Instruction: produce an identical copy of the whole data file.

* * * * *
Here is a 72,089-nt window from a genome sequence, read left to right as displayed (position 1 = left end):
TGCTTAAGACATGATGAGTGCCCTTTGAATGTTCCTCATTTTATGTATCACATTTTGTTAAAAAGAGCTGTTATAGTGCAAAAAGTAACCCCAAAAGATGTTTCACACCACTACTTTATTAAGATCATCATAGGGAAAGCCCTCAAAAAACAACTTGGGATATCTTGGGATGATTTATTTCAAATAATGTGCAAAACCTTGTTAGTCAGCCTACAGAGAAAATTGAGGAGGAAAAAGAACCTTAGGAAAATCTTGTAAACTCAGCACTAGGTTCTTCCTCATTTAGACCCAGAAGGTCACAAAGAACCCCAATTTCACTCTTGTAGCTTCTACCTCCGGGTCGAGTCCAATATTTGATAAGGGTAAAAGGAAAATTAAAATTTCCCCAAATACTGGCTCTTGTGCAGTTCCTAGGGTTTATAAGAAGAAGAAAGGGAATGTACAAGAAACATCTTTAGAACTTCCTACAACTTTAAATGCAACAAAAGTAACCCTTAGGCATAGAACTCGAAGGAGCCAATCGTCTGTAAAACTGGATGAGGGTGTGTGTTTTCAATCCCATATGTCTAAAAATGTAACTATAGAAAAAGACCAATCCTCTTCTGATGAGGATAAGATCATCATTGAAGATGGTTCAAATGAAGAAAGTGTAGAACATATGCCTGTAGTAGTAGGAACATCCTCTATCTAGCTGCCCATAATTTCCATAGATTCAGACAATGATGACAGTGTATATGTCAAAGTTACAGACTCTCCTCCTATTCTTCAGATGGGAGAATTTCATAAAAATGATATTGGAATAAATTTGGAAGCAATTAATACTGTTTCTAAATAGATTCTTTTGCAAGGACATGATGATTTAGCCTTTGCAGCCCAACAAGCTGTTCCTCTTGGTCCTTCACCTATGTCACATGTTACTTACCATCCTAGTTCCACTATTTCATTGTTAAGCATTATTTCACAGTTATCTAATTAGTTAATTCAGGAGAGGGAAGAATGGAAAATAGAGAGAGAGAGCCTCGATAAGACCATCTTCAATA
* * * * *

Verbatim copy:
Here is a 72,089-nt window from a genome sequence, read left to right as displayed (position 1 = left end):
TGCTTAAGACATGATGAGTGCCCTTTGAATGTTCCTCATTTTATGTATCACATTTTGTTAAAAAGAGCTGTTATAGTGCAAAAAGTAACCCCAAAAGATGTTTCACACCACTACTTTATTAAGATCATCATAGGGAAAGCCCTCAAAAAACAACTTGGGATATCTTGGGATGATTTATTTCAAATAATGTGCAAAACCTTGTTAGTCAGCCTACAGAGAAAATTGAGGAGGAAAAAGAACCTTAGGAAAATCTTGTAAACTCAGCACTAGGTTCTTCCTCATTTAGACCCAGAAGGTCACAAAGAACCCCAATTTCACTCTTGTAGCTTCTACCTCCGGGTCGAGTCCAATATTTGATAAGGGTAAAAGGAAAATTAAAATTTCCCCAAATACTGGCTCTTGTGCAGTTCCTAGGGTTTATAAGAAGAAGAAAGGGAATGTACAAGAAACATCTTTAGAACTTCCTACAACTTTAAATGCAACAAAAGTAACCCTTAGGCATAGAACTCGAAGGAGCCAATCGTCTGTAAAACTGGATGAGGGTGTGTGTTTTCAATCCCATATGTCTAAAAATGTAACTATAGAAAAAGACCAATCCTCTTCTGATGAGGATAAGATCATCATTGAAGATGGTTCAAATGAAGAAAGTGTAGAACATATGCCTGTAGTAGTAGGAACATCCTCTATCTAGCTGCCCATAATTTCCATAGATTCAGACAATGATGACAGTGTATATGTCAAAGTTACAGACTCTCCTCCTATTCTTCAGATGGGAGAATTTCATAAAAATGATATTGGAATAAATTTGGAAGCAATTAATACTGTTTCTAAATAGATTCTTTTGCAAGGACATGATGATTTAGCCTTTGCAGCCCAACAAGCTGTTCCTCTTGGTCCTTCACCTATGTCACATGTTACTTACCATCCTAGTTCCACTATTTCATTGTTAAGCATTATTTCACAGTTATCTAATTAGTTAATTCAGGAGAGGGAAGAATGGAAAATAGAGAGAGAGAGCCTCGATAAGACCATCTTCAATA